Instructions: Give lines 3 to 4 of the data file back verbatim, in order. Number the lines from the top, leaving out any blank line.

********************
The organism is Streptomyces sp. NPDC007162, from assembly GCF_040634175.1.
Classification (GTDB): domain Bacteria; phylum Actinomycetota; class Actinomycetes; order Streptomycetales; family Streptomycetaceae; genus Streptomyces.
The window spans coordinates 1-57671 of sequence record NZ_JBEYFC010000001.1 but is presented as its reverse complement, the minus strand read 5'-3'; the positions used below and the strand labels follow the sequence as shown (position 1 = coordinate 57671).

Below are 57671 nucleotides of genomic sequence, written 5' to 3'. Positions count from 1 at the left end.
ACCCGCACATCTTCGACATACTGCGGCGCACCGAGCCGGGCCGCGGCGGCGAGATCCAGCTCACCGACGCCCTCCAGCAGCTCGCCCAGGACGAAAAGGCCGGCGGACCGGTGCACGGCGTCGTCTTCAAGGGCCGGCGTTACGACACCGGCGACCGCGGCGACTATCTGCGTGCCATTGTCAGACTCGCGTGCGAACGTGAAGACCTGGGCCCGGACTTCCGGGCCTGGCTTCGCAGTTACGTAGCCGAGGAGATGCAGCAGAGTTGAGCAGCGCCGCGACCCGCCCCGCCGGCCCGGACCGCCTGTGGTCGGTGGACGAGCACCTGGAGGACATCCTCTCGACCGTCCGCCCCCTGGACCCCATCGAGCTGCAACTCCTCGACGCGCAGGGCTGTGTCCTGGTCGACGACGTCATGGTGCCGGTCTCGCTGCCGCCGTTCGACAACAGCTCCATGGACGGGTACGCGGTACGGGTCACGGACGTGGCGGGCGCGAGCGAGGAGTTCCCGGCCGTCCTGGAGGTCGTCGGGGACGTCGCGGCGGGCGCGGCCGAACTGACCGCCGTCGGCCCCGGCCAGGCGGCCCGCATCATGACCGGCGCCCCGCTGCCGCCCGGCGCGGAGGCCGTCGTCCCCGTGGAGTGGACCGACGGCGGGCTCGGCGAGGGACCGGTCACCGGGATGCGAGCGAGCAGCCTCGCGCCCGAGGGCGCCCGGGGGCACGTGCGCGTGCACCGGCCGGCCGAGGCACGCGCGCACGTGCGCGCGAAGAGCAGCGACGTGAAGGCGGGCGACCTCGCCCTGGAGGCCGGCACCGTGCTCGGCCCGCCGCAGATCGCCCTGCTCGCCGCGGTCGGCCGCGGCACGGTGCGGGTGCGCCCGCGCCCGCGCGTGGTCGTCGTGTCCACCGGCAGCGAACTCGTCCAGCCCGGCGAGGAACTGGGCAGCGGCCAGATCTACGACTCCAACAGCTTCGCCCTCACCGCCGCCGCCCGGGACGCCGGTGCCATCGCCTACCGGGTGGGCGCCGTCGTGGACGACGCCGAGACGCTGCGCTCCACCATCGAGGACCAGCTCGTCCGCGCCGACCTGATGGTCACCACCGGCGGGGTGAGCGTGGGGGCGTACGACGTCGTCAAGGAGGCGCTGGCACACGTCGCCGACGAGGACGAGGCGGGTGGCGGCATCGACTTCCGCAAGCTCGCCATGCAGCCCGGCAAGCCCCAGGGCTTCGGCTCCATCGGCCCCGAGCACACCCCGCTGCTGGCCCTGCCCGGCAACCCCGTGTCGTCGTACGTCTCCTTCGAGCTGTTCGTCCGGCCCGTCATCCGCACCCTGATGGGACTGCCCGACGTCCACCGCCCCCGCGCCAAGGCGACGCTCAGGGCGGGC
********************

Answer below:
The window spans coordinates 1-57671 of sequence record NZ_JBEYFC010000001.1 but is presented as its reverse complement, the minus strand read 5'-3'; the positions used below and the strand labels follow the sequence as shown (position 1 = coordinate 57671).

Below are 57671 nucleotides of genomic sequence, written 5' to 3'. Positions count from 1 at the left end.